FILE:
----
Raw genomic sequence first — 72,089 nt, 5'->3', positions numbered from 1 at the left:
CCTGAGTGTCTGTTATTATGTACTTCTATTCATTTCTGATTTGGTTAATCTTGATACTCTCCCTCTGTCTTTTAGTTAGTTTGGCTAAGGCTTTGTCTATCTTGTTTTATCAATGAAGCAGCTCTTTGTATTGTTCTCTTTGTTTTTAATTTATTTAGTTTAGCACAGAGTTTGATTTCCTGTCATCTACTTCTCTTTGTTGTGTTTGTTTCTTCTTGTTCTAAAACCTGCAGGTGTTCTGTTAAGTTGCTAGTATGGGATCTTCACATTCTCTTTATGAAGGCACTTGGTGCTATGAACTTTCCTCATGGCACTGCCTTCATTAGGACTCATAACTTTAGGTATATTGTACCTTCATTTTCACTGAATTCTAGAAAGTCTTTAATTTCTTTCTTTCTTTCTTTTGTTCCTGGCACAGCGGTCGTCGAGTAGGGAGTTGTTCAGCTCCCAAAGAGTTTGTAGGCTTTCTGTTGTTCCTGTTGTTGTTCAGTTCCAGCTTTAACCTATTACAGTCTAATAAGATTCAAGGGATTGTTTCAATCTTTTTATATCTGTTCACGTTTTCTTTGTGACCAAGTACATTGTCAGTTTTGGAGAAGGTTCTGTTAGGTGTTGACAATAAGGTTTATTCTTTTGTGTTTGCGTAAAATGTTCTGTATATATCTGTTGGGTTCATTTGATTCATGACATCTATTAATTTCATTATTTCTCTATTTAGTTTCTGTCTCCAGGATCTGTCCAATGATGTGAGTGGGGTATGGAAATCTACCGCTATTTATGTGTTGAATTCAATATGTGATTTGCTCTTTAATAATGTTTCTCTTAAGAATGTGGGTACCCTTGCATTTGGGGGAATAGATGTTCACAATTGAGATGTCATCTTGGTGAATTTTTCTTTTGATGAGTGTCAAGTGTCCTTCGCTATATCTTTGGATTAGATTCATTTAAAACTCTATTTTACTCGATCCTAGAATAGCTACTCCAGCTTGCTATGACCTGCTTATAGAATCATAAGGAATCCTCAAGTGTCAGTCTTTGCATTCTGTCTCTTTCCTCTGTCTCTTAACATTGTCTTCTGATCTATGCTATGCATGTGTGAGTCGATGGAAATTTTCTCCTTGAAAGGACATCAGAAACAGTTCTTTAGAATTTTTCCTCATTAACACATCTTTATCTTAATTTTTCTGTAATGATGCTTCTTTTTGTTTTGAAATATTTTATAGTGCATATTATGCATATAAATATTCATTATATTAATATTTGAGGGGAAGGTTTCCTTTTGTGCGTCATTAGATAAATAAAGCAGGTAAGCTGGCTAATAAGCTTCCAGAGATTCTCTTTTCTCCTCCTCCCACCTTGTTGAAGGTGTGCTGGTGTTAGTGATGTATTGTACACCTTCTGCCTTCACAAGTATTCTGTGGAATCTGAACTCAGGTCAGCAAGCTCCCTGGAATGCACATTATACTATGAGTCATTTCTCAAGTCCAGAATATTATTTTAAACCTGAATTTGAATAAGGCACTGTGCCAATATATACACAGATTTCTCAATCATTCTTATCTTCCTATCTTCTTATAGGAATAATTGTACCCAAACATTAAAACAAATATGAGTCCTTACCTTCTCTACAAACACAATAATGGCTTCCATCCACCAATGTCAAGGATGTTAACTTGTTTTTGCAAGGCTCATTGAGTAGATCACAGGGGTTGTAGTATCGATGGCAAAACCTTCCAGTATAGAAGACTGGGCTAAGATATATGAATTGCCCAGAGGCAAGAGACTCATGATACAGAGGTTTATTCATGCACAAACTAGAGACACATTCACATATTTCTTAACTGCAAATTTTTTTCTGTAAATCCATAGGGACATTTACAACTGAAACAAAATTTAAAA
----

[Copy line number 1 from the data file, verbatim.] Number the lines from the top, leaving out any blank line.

Raw genomic sequence first — 72,089 nt, 5'->3', positions numbered from 1 at the left: